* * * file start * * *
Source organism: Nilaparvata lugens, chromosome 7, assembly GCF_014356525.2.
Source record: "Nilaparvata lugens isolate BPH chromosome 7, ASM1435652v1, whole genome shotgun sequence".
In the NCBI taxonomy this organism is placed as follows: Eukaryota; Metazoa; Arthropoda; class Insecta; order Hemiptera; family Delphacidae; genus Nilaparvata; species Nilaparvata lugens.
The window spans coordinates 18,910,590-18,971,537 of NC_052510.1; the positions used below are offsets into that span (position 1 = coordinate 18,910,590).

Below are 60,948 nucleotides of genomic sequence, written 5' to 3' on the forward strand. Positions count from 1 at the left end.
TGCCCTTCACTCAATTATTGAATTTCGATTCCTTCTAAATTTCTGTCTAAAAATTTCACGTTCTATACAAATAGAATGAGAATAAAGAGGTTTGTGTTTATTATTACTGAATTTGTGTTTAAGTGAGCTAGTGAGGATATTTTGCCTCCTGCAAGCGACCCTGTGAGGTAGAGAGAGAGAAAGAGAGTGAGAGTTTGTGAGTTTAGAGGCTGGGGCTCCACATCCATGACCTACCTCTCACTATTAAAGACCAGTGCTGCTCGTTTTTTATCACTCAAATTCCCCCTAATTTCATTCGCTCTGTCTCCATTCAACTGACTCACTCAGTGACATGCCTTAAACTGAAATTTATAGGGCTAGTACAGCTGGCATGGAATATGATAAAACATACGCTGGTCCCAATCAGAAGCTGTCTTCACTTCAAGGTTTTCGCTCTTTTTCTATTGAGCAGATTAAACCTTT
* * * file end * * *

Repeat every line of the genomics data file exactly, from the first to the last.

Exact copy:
Source organism: Nilaparvata lugens, chromosome 7, assembly GCF_014356525.2.
Source record: "Nilaparvata lugens isolate BPH chromosome 7, ASM1435652v1, whole genome shotgun sequence".
In the NCBI taxonomy this organism is placed as follows: Eukaryota; Metazoa; Arthropoda; class Insecta; order Hemiptera; family Delphacidae; genus Nilaparvata; species Nilaparvata lugens.
The window spans coordinates 18,910,590-18,971,537 of NC_052510.1; the positions used below are offsets into that span (position 1 = coordinate 18,910,590).

Below are 60,948 nucleotides of genomic sequence, written 5' to 3' on the forward strand. Positions count from 1 at the left end.
TGCCCTTCACTCAATTATTGAATTTCGATTCCTTCTAAATTTCTGTCTAAAAATTTCACGTTCTATACAAATAGAATGAGAATAAAGAGGTTTGTGTTTATTATTACTGAATTTGTGTTTAAGTGAGCTAGTGAGGATATTTTGCCTCCTGCAAGCGACCCTGTGAGGTAGAGAGAGAGAAAGAGAGTGAGAGTTTGTGAGTTTAGAGGCTGGGGCTCCACATCCATGACCTACCTCTCACTATTAAAGACCAGTGCTGCTCGTTTTTTATCACTCAAATTCCCCCTAATTTCATTCGCTCTGTCTCCATTCAACTGACTCACTCAGTGACATGCCTTAAACTGAAATTTATAGGGCTAGTACAGCTGGCATGGAATATGATAAAACATACGCTGGTCCCAATCAGAAGCTGTCTTCACTTCAAGGTTTTCGCTCTTTTTCTATTGAGCAGATTAAACCTTT